The skin is the body’s largest organ. It’s also the most delicate in some ways, given that it’s exposed to the outside world. And everything from mild allergic reactions to cancer can affect it.
While skin cancer is rare in kids, it can occur. Understanding the risk factors and what to look out for can help ensure that you get your child the treatment they need before things worsen.
At the practice of Ali Hendi, MD, in Chevy Chase, Maryland, Dr. Hendi and our team of skin cancer experts diagnose and treat skin cancer in people of all ages. If your child needs the expertise of a pediatric dermatologist, our team can make a referral to one that suits the needs of your child.
Here, we explore skin symptoms in kids and what to do should you notice them.
A broad range of conditions can cause skin symptoms during childhood. Some of the most common include rashes, hives, and acne.
These conditions can stem from a number of causes, such as bacterial, fungal, or viral infections, dermatitis, or skin inflammation. And they can all cause redness, bumps, itchiness and pain. Although Dr. Hendi and his team do not treat these conditions, they can refer to trusted dermatologists in the community.
Skin cancer is one of the least common and most potentially serious skin conditions in kids. Children can develop most any form of skin cancer, including basal cell carcinoma, squamous cell carcinoma, and melanoma.
Because skin cancer generally involves damage from UV rays — such as from sun exposure or tanning beds — the risk for your child increases with age. The more rays they’re exposed to, the greater their risk. That’s why melanoma, the most dangerous type of skin cancer, is far more prevalent in teenagers than toddlers.
Other risk factors for skin cancer include having a family history of the disease, having fair skin and light eyes, or having a history of sunburns.
Most cases of skin cancer cause bumps or moles that change or appear abnormal. And these symptoms often appear on sun-exposed areas, such as the face, arms, hands, or neck.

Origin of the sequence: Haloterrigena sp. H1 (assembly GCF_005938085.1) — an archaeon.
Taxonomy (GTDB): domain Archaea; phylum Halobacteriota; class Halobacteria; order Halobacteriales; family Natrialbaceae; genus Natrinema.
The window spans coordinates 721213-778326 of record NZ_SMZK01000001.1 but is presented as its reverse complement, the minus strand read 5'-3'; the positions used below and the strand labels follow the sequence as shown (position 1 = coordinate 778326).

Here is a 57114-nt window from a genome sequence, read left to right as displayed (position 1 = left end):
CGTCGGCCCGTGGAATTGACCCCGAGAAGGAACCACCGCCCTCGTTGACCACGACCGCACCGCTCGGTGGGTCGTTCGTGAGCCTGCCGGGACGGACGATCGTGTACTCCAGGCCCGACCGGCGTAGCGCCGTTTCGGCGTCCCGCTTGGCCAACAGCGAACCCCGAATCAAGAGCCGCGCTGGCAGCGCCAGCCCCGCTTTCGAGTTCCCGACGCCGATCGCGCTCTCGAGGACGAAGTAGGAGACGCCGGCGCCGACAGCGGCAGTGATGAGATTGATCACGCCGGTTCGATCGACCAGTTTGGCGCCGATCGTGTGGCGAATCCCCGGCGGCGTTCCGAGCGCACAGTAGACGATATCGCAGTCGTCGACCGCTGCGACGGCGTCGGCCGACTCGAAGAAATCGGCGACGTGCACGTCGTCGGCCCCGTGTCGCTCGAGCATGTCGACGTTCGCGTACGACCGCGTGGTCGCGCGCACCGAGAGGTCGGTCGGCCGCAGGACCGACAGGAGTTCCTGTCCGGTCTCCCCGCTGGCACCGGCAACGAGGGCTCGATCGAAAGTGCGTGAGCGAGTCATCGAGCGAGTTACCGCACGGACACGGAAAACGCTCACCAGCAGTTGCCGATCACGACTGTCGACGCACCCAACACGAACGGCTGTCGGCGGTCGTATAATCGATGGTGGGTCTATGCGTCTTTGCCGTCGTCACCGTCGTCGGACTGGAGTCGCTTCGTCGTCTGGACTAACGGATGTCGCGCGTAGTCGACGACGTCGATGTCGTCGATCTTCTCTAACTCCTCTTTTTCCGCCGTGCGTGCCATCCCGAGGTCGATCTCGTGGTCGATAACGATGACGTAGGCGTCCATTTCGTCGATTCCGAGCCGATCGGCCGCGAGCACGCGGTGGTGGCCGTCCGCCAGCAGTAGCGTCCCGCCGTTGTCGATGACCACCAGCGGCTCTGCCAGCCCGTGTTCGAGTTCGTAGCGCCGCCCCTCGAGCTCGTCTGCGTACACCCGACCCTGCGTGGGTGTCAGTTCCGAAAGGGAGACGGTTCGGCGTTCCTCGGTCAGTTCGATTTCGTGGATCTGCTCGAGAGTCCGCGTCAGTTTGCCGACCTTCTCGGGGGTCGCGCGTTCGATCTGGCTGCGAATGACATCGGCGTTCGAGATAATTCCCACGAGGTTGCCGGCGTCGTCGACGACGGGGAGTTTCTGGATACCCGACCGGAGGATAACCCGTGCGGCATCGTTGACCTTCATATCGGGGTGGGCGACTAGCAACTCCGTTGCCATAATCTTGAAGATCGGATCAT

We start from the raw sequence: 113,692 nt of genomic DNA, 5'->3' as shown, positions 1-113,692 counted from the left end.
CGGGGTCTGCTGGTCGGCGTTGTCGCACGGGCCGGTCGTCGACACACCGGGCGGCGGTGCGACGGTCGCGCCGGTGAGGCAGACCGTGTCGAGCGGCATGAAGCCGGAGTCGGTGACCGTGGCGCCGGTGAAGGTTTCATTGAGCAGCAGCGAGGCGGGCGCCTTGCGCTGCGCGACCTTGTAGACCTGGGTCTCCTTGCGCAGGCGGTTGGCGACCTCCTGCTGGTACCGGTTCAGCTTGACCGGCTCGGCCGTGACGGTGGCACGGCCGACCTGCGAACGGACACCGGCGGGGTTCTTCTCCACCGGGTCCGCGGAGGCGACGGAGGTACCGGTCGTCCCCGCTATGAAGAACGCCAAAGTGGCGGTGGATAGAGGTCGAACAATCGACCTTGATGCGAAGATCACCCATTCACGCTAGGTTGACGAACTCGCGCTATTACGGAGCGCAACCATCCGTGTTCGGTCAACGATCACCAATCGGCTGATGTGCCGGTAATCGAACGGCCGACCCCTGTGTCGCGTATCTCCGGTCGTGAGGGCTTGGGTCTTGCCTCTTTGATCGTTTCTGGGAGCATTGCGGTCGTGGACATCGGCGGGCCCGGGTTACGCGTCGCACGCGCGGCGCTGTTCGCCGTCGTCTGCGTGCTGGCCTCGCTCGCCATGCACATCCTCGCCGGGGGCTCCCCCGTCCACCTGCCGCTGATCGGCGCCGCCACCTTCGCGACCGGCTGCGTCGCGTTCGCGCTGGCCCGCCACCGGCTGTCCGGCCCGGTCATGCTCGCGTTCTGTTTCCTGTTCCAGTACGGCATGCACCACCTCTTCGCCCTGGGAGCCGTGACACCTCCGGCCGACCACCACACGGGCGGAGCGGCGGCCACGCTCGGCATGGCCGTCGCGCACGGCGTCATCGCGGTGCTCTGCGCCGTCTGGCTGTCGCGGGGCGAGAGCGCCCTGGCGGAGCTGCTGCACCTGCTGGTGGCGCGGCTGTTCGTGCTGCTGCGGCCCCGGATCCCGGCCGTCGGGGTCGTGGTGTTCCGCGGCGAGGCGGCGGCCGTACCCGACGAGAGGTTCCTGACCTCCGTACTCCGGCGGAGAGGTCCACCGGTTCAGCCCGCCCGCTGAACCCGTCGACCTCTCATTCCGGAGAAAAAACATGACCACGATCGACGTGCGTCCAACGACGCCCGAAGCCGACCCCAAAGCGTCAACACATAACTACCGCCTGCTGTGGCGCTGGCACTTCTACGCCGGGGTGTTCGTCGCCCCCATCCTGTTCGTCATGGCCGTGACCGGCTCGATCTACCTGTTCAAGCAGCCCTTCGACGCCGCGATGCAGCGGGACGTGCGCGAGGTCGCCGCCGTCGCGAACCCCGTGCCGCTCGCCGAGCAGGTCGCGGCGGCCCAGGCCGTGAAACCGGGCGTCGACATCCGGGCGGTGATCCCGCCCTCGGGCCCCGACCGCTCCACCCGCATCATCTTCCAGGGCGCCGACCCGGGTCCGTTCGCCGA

A raised bump from basal cell carcinoma tends to be shiny or pearly and contain tiny blood vessels. It may be red, pink, or pale and bleed easily or have raised edges. The bump may disappear, seeming to heal, and then return a few weeks later.
Squamous cell carcinoma bumps tend to be rough, scaly, or wart-like. They, too, may bleed and crust over. Squamous cells can also appear as a flat, red patch with an irregular shape.
Melanoma usually shows up a mole that has:
Any time your child shows unusual skin symptoms, it’s wise to consult a professional. Signs of skin cancer are especially important to act on quickly, given that even melanoma is most treatable and often curable in its early stages.
If your child is diagnosed with a form of skin cancer, our specialists will recommend a treatment plan. That plan may include removal through Mohs surgery, cryotherapy (freezing), chemical peels, topical medication, or laser surgery.
Mohs surgery is exceptionally precise and brings a very high success rate. Because it guards against recurrence, this may be your child’s best bet. We may also recommend positive skin protection habits and routine skin cancer surveillance to make sure your child and their skin stay healthy.
To learn more about pediatric skin conditions or to get the care your child needs, call 301-812-4591 or book an appointment online with the practice of Ali Hendi, MD, today.